Giving Compass’ Take:
• Governing for Nonprofit Excellence (GNE) helped nonprofit organization, Girls, Incorporated, adjust its organizational strategy to better serve its community.
• What impact does high-quality nonprofit governance have on an organization’s mission and values?
• Here are some recommended governance practices for nonprofit boards.
It’s not out of the question to wonder if the work we do in nonprofit governance is creating change, really impacting the outcomes we seek. It’s also not out of the question to continually ask if the work we do is relevant to the private sector. Are we keeping up with innovation, or is innovation forcing us to modify how we do our work? Having come from the television-news business, I was used to a fast pace, but nonprofits aren’t known for their fast-paced, innovative approaches, which, frankly, has its downside. We are doing vital work. We are trying to keep pace – the problems we face have taken decades to evolve. To impact our missions will most likely take just as long.
My nonprofit, Girls Incorporated, for which I am board chair, began out of a necessity of cultural change. The Industrial Revolution found many women and girls forced into workplaces and thrust into positions as heads of households. In order to find commonality and support, at an extremely volatile point in history, Girls Clubs was born. After decades of evolution the work and purpose became refined and the name of the organization changed.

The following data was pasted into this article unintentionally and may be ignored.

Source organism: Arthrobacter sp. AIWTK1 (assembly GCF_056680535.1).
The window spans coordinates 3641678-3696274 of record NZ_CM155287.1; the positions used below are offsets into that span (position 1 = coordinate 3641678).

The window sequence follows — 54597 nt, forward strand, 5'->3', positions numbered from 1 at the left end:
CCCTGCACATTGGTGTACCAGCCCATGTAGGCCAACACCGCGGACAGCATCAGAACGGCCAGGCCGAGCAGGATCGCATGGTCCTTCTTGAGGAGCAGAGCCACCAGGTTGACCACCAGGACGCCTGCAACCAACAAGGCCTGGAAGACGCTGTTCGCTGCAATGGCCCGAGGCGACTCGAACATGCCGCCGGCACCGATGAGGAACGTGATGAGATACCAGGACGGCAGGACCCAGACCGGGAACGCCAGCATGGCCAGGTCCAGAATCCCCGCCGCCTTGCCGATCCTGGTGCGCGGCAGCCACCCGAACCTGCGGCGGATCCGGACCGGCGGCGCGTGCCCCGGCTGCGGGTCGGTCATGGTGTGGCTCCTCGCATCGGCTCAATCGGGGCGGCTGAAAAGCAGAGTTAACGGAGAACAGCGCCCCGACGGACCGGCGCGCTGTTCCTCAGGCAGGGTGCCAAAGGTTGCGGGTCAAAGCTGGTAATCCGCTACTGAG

If you are looking for more articles and resources for Impact Philanthropy, take a look at these Giving Compass selections related to impact giving and Impact Philanthropy.
Girls Incorporated is now functioning in over 100 communities nationwide with the mission statement to “inspire all girls to be strong, smart and bold” and with a vision of “empowering girls in an equitably society.”
Governing for Nonprofit Excellence (GNE) challenged me to question our innovative strategies. Through GNE, I have been able to understand the relevance of the “Theory of Change,” as it applies to Girls Incorporated. Our organization has undergone a four-step process using the Theory of Change that began in 2010, and we are currently in our last stage. GNE put everything into context for me in a broad sense and acted as a checklist to see if our practices measured up to other relevant case studies. No logic model is perfect, but ours came close.
Read the full article about nonprofit governance by Kay Mathers at Harvard Business School.
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